Chinese basketball fans held their collective breath this morning as the NBA draft took place a full 12 time-zones away.
22-year old 19-year old Yi Jianlian slipped past his projected spot at the number 5 pick when the Boston Celtics signed a draft-and-trade agreement with the Seattle Supersonics involving 7-time all-star Ray Allen.
Yi was selected the very next pick by the Milwaukee Bucks, a move that might not please the 7-footer from China too greatly. Yi previously expressed a desire to play in a “big market” NBA city–a category under which (despite its obvious [?] upside) Milwaukee certainly does not fall.
ESPN.com’s coverage of the draft lottery selections describes the situation like so:
The Milwaukee Bucks took a chance at No. 6 on the draft’s mystery player, Chinese forward Yi Jianlian. Though Yi was getting plenty of attention — half of the record 60 international media members were from China — he came with plenty of question marks. He hasn’t played against top competition in the Chinese leagues, and he is rumored to be older than the 19 he is listed.
Milwaukee also ignored concerns that Yi only wanted to play in a major market with a large Asian population. He didn’t even work out for the Bucks.
“It’s a surprise to me as well, because when I was in China, Milwaukee didn’t come to watch me play or work out,” Yi said. “Myself, I’m not really familiar with the city, but I’m happy with the team and I’m happy to play in the NBA.”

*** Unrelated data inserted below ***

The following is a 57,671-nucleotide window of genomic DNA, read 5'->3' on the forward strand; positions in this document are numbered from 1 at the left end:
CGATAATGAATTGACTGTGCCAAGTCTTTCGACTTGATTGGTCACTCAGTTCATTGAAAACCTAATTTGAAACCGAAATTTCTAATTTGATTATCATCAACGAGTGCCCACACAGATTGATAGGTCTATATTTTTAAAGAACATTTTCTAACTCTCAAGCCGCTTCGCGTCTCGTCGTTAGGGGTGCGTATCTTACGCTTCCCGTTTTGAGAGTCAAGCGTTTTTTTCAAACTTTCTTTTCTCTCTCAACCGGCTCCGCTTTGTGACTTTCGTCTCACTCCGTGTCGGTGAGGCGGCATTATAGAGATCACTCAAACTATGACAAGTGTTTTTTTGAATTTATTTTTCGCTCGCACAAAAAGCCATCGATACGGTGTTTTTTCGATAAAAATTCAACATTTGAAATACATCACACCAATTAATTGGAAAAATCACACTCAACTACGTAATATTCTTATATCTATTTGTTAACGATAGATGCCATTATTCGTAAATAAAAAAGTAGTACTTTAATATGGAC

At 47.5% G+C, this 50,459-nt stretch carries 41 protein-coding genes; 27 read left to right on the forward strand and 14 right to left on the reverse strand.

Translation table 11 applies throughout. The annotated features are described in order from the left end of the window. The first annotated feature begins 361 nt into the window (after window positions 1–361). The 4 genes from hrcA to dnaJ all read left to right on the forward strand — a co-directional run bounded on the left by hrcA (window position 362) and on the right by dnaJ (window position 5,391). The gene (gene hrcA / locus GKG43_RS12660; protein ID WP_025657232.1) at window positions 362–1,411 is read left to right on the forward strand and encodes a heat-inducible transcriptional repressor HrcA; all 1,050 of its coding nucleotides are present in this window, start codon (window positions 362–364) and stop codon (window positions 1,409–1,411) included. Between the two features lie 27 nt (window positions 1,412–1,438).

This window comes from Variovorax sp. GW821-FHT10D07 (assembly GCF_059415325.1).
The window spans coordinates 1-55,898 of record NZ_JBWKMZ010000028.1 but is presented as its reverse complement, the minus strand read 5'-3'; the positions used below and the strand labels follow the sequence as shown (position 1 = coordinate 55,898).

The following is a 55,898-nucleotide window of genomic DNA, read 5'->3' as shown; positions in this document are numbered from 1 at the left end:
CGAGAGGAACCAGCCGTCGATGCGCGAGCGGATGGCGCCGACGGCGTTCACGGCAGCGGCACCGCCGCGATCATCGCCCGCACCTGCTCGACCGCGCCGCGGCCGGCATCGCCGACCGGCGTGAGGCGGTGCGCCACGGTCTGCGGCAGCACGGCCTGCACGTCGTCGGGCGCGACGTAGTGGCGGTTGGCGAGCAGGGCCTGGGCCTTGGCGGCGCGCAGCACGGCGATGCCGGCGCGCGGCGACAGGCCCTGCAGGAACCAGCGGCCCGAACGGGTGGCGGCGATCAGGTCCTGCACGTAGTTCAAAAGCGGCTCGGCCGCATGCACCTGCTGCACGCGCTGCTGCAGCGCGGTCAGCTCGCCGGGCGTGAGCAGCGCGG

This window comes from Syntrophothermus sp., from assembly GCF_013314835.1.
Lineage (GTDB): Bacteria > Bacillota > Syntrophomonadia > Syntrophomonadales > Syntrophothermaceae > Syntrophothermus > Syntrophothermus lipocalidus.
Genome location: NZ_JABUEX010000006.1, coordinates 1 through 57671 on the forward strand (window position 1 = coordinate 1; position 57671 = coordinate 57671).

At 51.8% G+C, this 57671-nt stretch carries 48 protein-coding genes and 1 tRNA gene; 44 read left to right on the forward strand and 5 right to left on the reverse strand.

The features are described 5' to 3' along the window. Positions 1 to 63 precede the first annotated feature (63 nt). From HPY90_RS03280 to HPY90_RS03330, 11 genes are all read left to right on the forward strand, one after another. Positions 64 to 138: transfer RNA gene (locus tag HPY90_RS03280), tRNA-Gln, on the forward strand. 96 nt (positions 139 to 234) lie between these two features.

Whether Yi is lying through his teeth about being happy with the team remains to be seen. Thankfully the young Chinese centre has avoided comparisons to Yao Ming throughout the draft process–comparisons in which he would likely fall woefully short of the high bar set by Yao in his first half-decade with the Houston Rockets.
To tell you the truth, Shanghaiist thinks Yi Jianlian looks a little soft. The NBA has a way of breaking soft big men down, especially foreign-born players that must adjust to the nuanced lifestyle associated with the US game. It could get real ugly, real fast if the Bucks continue to struggle and Yi has trouble finding his rhythm during his rookie contract. It certainly doesn’t bode well that, of his top-10 dunks embedded in this post, one of them is cut from a commercial and a majority of the rest are unspectacular at best.
Also on Shanghaiist::
Get to know Yi Jianlian